In my view, the problem is that most people that express views for or against "secularism" today--especially South Asians--equate it with being against the very existence of religion in any realm. Whether they will admit or not--even to themselves.
The phrase, folks, is separation of church and state--not destruction of one or the other. Just like the indepedence of the three branches of government and the media from each other does not mean we should abolish, say, the courts.
Personally, I think the word (secularism) is at best a red herring or a red rag, and at worst the biggest, most unfortunate, most distracting, and irrelevant concept we have in the discussion of how society can and should be made better. The "secularists" use it as some kind of high holy concept they wrap--dare I say hide--their anti-religion emotions and passions in [notice I don't say logic or rationale? it's intentional]; while the "religiousists", if I may call them that, use it as some kind of bugbear and code word for satanism.
A pox on both houses!
For they both only use the discussion to try to further their own ideas--not to make the life of humankind any better.
Mazhab thoe buss mazhab-e-dhil hai; baqee sub gumraahee hai (the only (true) creed is the creed of the heart; all else is heresy), as a South Asian poet once said; and frankly, neither today's "defenders of Islam" nor the "enlightened liberal thinkers" act like they have a heart--they have rationales and logic, they have right on their side, they have truth, history, geography, anthropology, sociology, neonatology and every other kind of -ology. No heart.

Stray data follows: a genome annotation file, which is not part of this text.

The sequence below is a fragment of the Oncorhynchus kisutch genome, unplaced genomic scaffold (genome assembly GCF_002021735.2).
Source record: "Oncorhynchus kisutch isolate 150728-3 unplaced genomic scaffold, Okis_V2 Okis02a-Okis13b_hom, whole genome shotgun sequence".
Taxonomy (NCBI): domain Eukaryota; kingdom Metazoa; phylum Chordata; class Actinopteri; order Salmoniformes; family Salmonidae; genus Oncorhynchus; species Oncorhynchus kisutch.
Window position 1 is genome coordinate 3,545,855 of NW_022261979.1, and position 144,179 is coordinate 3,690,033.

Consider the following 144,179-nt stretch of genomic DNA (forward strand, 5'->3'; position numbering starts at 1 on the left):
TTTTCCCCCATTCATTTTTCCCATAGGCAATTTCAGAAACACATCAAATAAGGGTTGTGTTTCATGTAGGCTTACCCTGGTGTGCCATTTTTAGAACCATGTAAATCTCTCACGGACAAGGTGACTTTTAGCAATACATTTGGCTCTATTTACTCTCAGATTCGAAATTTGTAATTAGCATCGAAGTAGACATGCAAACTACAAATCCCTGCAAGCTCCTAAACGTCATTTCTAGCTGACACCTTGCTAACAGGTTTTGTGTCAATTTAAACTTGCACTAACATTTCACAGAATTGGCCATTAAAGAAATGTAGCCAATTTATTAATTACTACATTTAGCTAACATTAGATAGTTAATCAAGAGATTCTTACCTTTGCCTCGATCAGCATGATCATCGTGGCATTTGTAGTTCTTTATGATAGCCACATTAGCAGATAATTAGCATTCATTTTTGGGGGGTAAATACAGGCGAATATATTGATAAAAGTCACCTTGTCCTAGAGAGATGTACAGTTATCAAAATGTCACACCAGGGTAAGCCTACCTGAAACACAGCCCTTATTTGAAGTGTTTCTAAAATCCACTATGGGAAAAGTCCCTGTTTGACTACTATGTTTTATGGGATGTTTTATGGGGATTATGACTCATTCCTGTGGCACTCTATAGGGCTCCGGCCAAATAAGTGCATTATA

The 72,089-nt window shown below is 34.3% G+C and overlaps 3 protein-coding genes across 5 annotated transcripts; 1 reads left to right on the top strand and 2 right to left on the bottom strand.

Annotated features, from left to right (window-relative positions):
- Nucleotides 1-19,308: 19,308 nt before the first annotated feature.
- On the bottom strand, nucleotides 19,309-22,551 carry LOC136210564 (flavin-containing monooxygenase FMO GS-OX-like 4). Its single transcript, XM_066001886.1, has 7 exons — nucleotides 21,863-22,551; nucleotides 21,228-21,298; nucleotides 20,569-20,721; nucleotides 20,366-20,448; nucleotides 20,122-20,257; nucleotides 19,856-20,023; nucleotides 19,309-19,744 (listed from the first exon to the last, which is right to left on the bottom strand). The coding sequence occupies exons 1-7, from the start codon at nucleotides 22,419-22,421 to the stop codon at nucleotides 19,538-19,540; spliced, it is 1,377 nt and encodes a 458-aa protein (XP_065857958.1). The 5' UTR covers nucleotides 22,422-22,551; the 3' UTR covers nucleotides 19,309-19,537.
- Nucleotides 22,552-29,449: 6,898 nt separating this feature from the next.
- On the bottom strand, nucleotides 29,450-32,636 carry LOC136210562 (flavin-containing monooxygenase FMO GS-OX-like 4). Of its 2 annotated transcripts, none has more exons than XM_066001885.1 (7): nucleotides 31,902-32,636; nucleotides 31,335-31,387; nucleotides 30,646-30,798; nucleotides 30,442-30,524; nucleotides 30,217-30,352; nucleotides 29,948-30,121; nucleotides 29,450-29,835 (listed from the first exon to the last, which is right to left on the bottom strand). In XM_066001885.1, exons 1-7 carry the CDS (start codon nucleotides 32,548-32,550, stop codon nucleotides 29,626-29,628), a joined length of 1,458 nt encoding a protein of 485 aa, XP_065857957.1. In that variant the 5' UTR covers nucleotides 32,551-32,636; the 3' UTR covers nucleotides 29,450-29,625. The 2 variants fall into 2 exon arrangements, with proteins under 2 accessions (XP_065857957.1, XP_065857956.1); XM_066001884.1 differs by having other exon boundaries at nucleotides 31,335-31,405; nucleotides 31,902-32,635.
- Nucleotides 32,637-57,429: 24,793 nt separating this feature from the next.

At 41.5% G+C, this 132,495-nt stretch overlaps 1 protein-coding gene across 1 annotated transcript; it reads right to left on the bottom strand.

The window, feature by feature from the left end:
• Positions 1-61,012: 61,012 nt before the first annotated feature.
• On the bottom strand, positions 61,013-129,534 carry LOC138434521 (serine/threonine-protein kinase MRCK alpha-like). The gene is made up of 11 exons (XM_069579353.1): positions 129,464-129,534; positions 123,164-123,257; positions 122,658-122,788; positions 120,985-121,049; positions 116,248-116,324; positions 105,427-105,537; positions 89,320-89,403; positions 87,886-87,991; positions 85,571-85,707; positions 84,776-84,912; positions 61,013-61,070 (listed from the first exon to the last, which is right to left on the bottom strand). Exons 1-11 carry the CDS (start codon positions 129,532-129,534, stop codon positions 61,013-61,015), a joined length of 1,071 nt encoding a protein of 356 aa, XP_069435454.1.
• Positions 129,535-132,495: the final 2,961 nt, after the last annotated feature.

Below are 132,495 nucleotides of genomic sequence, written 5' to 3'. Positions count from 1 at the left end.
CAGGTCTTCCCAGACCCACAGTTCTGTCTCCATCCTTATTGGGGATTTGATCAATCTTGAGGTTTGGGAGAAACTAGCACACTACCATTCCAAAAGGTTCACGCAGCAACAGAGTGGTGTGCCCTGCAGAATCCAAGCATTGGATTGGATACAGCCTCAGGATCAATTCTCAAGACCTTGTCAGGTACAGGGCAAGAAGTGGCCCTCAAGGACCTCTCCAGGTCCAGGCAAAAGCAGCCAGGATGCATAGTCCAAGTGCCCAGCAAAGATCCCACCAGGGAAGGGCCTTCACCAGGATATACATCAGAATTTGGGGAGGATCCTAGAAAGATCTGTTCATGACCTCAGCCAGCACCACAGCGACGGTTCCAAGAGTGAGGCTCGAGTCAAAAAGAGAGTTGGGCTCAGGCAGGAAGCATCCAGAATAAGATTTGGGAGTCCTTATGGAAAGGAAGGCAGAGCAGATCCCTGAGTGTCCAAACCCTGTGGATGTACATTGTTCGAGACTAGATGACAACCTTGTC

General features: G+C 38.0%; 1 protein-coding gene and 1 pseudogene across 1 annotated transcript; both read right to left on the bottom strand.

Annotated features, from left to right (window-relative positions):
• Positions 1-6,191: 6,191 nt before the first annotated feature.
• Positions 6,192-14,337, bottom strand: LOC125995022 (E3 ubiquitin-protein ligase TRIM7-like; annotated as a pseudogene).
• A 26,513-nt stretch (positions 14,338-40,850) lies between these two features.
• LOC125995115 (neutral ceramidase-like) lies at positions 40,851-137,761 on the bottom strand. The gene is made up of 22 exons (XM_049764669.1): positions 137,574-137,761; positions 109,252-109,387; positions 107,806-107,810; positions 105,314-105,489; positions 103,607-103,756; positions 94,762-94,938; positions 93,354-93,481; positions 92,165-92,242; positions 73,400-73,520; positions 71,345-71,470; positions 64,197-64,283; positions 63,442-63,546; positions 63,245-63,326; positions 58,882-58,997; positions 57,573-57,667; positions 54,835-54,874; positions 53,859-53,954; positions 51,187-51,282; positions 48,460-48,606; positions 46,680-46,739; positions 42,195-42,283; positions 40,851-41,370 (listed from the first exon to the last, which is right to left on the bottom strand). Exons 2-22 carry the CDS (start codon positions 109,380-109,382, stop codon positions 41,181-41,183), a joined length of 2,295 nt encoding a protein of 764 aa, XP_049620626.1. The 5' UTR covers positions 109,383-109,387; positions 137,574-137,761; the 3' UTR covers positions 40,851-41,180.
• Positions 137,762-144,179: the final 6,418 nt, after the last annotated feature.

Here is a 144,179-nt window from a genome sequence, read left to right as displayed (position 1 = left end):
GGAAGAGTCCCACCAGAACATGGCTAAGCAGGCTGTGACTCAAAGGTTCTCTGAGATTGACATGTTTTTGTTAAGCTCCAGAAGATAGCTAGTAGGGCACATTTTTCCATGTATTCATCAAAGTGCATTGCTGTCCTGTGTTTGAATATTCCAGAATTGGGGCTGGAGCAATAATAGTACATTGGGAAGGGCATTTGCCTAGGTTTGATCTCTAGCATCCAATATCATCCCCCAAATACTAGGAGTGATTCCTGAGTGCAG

A pox on both houses!
For if you don't have a heart, sir, you're heartless. And if you are heartless, you fit neither my understanding of the words "Muslim" or "Hindu" or "Christian", nor my understanding of the words "enlightened" or "liberal".
Can't we all just ... do something for the common human? Insan1? Remember that concept? Huququl Ibaad2 anyone? The tired, the poor, the huddled masses, anyone?
- Urdu, Hindi, and Arabic for "human".
- Huququl Ibaad: One of the fundamental principles of Islam is the dichotomy of "Huququllah" and "Huququl Ibaad". That is , the Creator [Allah] has some rights [Haq, right; plural, Huquq] on the human [namely to be worshipped, obeyed, etc.] and just as important are the Rights (Huquq) of Creation [Ibaad; literally "worshipper"], which a human must observe: everything from the rights of one's family over one's time, love, and resources; the rights of neighbours (not necessarily *Muslim* neighbours, mind you) towards each other; the rights of all things great and small, basically, to be treated right. People that watch these things closely might have noticed Gen. Musharraf mention this concept--especially in some of his earlier speeches to the Pakistani People right after 9/11; and, more importantly, some of his statements on these issues *before* 9/11.